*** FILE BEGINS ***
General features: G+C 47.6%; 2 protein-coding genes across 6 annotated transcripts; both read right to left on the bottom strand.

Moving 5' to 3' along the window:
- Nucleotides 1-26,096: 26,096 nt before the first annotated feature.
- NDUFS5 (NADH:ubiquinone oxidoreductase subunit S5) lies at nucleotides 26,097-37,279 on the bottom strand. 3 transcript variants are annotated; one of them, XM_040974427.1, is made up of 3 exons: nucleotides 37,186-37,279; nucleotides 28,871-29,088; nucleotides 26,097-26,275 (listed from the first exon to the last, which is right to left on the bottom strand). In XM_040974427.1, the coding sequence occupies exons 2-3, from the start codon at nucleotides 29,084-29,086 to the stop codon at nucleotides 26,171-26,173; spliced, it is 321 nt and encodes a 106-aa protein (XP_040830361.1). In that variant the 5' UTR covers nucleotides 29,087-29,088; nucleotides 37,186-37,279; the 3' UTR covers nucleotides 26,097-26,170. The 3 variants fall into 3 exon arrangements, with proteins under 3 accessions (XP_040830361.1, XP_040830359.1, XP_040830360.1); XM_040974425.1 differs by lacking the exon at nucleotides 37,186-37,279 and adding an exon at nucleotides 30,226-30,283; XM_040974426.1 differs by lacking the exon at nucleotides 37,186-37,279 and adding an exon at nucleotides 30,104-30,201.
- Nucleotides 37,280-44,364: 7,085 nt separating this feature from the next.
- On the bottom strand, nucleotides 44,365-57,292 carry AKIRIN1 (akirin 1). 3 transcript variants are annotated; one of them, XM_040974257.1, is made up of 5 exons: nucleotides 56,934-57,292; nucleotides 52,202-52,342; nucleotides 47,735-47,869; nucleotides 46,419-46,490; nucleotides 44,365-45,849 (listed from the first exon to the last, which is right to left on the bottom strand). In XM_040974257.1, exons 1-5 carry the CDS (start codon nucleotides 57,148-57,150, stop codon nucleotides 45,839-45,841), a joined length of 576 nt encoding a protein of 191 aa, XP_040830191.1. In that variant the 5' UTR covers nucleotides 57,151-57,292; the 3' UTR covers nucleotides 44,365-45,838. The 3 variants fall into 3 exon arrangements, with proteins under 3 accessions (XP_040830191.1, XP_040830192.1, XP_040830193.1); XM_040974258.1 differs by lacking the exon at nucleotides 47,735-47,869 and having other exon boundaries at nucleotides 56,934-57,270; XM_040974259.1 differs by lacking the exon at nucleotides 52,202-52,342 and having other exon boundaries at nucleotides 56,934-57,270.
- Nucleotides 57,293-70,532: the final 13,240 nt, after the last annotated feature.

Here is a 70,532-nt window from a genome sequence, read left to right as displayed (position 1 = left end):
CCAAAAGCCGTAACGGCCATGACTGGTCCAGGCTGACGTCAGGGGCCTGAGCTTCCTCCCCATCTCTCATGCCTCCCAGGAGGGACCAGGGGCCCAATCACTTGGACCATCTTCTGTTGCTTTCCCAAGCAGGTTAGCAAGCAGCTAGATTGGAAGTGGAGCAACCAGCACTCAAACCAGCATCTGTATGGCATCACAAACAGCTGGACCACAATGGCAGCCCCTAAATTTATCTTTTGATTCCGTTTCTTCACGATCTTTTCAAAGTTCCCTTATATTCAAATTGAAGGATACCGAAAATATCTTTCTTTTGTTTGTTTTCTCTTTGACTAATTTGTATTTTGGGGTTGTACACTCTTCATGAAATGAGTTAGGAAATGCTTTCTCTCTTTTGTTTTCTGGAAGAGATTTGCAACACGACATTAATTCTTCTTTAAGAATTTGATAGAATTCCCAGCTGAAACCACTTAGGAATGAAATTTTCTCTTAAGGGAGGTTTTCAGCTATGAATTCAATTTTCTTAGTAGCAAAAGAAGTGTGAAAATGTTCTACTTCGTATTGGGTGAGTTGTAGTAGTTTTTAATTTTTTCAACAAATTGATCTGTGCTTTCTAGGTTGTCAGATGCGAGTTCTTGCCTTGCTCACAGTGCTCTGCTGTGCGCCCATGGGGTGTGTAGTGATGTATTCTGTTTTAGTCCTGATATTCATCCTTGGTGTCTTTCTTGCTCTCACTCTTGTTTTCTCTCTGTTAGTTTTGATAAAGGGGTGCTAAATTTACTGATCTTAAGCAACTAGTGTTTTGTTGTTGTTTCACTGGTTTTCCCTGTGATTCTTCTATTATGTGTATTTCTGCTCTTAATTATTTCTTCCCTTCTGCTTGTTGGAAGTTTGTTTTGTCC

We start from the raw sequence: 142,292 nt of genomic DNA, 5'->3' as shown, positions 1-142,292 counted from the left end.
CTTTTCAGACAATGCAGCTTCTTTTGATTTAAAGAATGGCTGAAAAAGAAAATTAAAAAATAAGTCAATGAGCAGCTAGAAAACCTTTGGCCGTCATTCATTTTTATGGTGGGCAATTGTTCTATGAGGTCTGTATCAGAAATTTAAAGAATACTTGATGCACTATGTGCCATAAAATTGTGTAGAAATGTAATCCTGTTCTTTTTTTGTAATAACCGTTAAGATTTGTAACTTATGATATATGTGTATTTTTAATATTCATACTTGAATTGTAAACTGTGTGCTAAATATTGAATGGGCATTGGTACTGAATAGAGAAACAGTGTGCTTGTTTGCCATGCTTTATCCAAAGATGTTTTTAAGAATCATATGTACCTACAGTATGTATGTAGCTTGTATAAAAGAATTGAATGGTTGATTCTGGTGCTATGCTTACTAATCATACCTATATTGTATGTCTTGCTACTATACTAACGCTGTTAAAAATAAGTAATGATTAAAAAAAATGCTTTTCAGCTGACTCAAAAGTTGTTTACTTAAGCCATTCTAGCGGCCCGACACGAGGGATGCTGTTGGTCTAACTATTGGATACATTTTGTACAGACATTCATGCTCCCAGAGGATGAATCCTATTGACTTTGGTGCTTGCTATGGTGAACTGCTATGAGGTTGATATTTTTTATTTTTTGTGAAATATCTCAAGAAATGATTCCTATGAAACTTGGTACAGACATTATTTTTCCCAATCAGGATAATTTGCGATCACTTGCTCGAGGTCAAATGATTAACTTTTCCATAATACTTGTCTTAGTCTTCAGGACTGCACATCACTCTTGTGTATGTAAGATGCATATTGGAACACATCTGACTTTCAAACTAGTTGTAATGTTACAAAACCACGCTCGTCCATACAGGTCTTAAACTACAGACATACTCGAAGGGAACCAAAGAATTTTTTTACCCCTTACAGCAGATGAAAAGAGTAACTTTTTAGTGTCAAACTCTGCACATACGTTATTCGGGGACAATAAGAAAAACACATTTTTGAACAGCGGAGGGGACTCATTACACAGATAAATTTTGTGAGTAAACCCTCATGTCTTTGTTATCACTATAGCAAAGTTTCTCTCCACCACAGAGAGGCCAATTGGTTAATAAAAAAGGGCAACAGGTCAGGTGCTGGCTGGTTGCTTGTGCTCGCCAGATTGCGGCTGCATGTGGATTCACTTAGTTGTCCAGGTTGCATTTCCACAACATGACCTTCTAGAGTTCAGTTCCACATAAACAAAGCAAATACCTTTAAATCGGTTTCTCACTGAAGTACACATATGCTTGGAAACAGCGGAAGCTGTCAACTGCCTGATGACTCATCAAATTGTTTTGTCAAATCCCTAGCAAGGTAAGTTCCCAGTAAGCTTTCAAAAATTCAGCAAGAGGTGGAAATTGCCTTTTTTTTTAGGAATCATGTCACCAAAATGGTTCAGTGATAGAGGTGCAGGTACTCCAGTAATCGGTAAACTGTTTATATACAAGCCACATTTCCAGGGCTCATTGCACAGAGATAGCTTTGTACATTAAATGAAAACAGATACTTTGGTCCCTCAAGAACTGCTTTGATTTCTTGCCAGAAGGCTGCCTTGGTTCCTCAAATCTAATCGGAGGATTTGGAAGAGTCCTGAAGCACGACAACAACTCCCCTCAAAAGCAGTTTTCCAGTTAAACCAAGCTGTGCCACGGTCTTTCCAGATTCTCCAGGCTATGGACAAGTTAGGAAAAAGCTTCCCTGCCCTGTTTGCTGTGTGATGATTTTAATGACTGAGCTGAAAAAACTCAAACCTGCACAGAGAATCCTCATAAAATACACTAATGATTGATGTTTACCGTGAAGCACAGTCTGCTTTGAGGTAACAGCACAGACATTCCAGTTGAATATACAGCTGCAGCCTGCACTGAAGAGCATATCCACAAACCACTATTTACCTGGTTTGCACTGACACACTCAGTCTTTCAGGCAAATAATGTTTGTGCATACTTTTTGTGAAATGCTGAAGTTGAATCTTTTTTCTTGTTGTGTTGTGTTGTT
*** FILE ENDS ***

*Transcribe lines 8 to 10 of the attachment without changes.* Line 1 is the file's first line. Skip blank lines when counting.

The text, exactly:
Here is a 70,532-nt window from a genome sequence, read left to right as displayed (position 1 = left end):
CCAAAAGCCGTAACGGCCATGACTGGTCCAGGCTGACGTCAGGGGCCTGAGCTTCCTCCCCATCTCTCATGCCTCCCAGGAGGGACCAGGGGCCCAATCACTTGGACCATCTTCTGTTGCTTTCCCAAGCAGGTTAGCAAGCAGCTAGATTGGAAGTGGAGCAACCAGCACTCAAACCAGCATCTGTATGGCATCACAAACAGCTGGACCACAATGGCAGCCCCTAAATTTATCTTTTGATTCCGTTTCTTCACGATCTTTTCAAAGTTCCCTTATATTCAAATTGAAGGATACCGAAAATATCTTTCTTTTGTTTGTTTTCTCTTTGACTAATTTGTATTTTGGGGTTGTACACTCTTCATGAAATGAGTTAGGAAATGCTTTCTCTCTTTTGTTTTCTGGAAGAGATTTGCAACACGACATTAATTCTTCTTTAAGAATTTGATAGAATTCCCAGCTGAAACCACTTAGGAATGAAATTTTCTCTTAAGGGAGGTTTTCAGCTATGAATTCAATTTTCTTAGTAGCAAAAGAAGTGTGAAAATGTTCTACTTCGTATTGGGTGAGTTGTAGTAGTTTTTAATTTTTTCAACAAATTGATCTGTGCTTTCTAGGTTGTCAGATGCGAGTTCTTGCCTTGCTCACAGTGCTCTGCTGTGCGCCCATGGGGTGTGTAGTGATGTATTCTGTTTTAGTCCTGATATTCATCCTTGGTGTCTTTCTTGCTCTCACTCTTGTTTTCTCTCTGTTAGTTTTGATAAAGGGGTGCTAAATTTACTGATCTTAAGCAACTAGTGTTTTGTTGTTGTTTCACTGGTTTTCCCTGTGATTCTTCTATTATGTGTATTTCTGCTCTTAATTATTTCTTCCCTTCTGCTTGTTGGAAGTTTGTTTTGTCC

We start from the raw sequence: 142,292 nt of genomic DNA, 5'->3' as shown, positions 1-142,292 counted from the left end.